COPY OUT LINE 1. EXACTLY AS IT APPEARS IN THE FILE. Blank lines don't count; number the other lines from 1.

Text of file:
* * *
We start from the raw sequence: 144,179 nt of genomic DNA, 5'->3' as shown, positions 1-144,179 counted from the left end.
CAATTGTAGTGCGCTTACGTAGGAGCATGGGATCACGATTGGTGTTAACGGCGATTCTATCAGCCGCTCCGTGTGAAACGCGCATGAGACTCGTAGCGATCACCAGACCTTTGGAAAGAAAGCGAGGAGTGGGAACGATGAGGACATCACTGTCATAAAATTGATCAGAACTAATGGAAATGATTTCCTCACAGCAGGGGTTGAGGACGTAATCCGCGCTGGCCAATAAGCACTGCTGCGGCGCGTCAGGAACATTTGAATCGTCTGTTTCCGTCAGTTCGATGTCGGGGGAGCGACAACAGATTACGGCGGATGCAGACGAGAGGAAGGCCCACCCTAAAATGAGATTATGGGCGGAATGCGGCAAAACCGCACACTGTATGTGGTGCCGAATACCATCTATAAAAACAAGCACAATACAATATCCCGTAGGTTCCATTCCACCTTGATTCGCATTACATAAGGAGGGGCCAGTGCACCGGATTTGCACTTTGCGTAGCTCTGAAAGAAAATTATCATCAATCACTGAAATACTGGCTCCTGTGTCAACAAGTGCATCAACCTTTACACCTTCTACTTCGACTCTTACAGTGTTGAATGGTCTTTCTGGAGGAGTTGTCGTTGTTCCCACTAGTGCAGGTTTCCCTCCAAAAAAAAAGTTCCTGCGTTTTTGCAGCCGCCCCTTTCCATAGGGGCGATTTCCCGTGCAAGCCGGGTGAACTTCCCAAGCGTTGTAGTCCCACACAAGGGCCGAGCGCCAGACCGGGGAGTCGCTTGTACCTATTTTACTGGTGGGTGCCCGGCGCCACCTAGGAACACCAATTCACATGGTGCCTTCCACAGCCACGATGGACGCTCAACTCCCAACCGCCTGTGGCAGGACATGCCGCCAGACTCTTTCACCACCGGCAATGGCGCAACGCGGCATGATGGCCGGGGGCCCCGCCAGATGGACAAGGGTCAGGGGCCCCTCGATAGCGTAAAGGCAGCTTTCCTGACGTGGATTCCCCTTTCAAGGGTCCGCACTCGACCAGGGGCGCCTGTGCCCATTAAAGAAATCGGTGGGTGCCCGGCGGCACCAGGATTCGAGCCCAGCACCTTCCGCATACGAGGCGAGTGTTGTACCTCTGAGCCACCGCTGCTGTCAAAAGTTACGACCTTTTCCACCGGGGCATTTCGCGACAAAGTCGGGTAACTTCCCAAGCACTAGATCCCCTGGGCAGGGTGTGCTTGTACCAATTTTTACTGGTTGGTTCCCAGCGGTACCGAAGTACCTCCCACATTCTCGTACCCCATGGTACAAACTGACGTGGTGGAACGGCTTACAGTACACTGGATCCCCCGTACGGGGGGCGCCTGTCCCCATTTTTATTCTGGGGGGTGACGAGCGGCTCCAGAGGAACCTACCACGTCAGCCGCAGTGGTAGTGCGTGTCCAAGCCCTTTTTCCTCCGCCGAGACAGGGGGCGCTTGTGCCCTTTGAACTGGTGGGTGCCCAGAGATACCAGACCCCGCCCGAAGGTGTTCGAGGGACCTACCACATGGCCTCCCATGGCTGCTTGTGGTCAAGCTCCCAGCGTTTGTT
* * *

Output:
We start from the raw sequence: 144,179 nt of genomic DNA, 5'->3' as shown, positions 1-144,179 counted from the left end.